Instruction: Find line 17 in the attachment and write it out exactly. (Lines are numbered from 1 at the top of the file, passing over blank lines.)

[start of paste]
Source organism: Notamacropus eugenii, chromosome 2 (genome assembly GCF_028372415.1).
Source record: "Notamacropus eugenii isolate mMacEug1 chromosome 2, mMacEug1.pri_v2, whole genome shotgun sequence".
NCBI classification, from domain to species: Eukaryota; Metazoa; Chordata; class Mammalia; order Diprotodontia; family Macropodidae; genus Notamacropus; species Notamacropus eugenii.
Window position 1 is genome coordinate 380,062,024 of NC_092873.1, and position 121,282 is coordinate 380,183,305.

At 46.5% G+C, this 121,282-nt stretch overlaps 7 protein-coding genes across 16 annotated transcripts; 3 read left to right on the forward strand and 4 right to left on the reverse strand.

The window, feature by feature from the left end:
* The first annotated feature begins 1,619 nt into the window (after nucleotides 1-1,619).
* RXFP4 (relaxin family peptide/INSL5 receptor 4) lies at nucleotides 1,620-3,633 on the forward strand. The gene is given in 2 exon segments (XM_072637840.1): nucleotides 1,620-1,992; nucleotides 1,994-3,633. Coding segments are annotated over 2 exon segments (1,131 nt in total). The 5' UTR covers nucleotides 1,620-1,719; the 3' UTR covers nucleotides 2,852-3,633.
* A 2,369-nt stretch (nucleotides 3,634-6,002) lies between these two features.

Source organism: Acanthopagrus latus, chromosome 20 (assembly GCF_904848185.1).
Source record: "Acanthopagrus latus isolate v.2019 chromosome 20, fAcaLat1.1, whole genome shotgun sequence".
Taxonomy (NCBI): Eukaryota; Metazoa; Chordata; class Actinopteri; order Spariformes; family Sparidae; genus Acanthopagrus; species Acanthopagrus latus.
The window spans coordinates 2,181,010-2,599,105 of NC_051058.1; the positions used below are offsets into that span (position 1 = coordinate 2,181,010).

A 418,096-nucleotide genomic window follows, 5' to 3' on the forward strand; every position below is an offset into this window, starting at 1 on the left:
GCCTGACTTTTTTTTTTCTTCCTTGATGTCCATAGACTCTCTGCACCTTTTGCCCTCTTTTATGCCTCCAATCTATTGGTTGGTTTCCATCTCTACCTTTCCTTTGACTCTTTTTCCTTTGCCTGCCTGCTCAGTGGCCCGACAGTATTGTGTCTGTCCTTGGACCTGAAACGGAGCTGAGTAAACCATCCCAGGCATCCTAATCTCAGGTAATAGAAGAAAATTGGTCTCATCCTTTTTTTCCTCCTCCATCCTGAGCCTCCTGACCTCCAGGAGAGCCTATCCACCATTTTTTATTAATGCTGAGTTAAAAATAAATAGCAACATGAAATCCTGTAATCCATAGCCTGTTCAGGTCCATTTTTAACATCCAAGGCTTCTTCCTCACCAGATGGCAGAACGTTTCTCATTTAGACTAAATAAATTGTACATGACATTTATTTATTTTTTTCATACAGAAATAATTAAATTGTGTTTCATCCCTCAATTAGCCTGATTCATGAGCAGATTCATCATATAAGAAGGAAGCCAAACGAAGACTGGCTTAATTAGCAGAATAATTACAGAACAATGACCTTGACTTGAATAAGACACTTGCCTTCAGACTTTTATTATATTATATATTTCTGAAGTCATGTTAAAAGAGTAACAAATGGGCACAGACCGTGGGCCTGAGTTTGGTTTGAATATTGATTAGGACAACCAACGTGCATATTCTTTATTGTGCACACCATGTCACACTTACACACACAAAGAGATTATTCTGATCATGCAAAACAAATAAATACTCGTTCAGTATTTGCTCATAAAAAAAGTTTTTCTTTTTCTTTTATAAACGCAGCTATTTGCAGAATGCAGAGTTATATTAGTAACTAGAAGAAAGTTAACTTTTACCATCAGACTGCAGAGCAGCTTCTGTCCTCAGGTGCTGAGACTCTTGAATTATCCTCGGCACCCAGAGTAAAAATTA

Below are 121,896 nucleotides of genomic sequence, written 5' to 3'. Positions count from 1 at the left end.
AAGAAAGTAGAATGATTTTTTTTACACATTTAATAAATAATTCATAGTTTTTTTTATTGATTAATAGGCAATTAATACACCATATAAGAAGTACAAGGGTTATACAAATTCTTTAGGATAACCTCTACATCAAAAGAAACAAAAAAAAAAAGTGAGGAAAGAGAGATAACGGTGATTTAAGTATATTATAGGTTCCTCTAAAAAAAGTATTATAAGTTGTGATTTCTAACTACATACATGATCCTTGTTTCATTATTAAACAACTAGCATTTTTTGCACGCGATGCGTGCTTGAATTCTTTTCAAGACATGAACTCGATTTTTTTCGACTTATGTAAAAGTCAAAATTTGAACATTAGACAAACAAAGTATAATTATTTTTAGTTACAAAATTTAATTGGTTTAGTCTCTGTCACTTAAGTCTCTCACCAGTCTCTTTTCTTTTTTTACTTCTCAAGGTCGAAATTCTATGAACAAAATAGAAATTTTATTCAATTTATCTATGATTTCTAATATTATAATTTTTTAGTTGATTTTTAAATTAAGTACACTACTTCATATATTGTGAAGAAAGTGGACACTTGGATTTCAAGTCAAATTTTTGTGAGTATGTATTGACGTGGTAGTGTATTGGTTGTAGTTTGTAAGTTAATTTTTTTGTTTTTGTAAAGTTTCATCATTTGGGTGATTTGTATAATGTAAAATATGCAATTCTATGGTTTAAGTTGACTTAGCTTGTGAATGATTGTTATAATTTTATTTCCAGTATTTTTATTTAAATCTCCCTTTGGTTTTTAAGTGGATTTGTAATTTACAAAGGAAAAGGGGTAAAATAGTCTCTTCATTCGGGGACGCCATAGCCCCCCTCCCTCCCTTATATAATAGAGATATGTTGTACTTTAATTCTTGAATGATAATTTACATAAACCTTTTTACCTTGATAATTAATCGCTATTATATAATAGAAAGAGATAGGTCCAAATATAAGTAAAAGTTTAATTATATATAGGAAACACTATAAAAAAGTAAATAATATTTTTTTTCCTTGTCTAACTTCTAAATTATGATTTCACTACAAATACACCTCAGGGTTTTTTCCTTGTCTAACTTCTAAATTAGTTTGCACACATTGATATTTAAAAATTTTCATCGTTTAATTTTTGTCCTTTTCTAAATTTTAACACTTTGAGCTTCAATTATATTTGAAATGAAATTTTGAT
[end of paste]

AAGAAAGTAGAATGATTTTTTTTACACATTTAATAAATAATTCATAGTTTTTTTTATTGATTAATAGGCAATTAATACACCATATAAGAAGTACAAGGGTTATACAAATTCTTTAGGATAACCTCTACATCAAAAGAAACAAAAAAAAAAAGTGAGGAAAGAGAGATAACGGTGATTTAAGTATATTATAGGTTCCTCTAAAAAAAGTATTATAAGTTGTGATTTCTAACTACATACATGATCCTTGTTTCATTATTAAACAACTAGCATTTTTTGCACGCGATGCGTGCTTGAATTCTTTTCAAGACATGAACTCGATTTTTTTCGACTTATGTAAAAGTCAAAATTTGAACATTAGACAAACAAAGTATAATTATTTTTAGTTACAAAATTTAATTGGTTTAGTCTCTGTCACTTAAGTCTCTCACCAGTCTCTTTTCTTTTTTTACTTCTCAAGGTCGAAATTCTATGAACAAAATAGAAATTTTATTCAATTTATCTATGATTTCTAATATTATAATTTTTTAGTTGATTTTTAAATTAAGTACACTACTTCATATATTGTGAAGAAAGTGGACACTTGGATTTCAAGTCAAATTTTTGTGAGTATGTATTGACGTGGTAGTGTATTGGTTGTAGTTTGTAAGTTAATTTTTTTGTTTTTGTAAAGTTTCATCATTTGGGTGATTTGTATAATGTAAAATATGCAATTCTATGGTTTAAGTTGACTTAGCTTGTGAATGATTGTTATAATTTTATTTCCAGTATTTTTATTTAAATCTCCCTTTGGTTTTTAAGTGGATTTGTAATTTACAAAGGAAAAGGGGTAAAATAGTCTCTTCATTCGGGGACGCCATAGCCCCCCTCCCTCCCTTATATAATAGAGATATGTTGTACTTTAATTCTTGAATGATAATTTACATAAACCTTTTTACCTTGATAATTAATCGCTATTATATAATAGAAAGAGATAGGTCCAAATATAAGTAAAAGTTTAATTATATATAGGAAACACTATAAAAAAGTAAATAATATTTTTTTTCCTTGTCTAACTTCTAAATTATGATTTCACTACAAATACACCTCAGGGTTTTTTCCTTGTCTAACTTCTAAATTAGTTTGCACACATTGATATTTAAAAATTTTCATCGTTTAATTTTTGTCCTTTTCTAAATTTTAACACTTTGAGCTTCAATTATATTTGAAATGAAATTTTGAT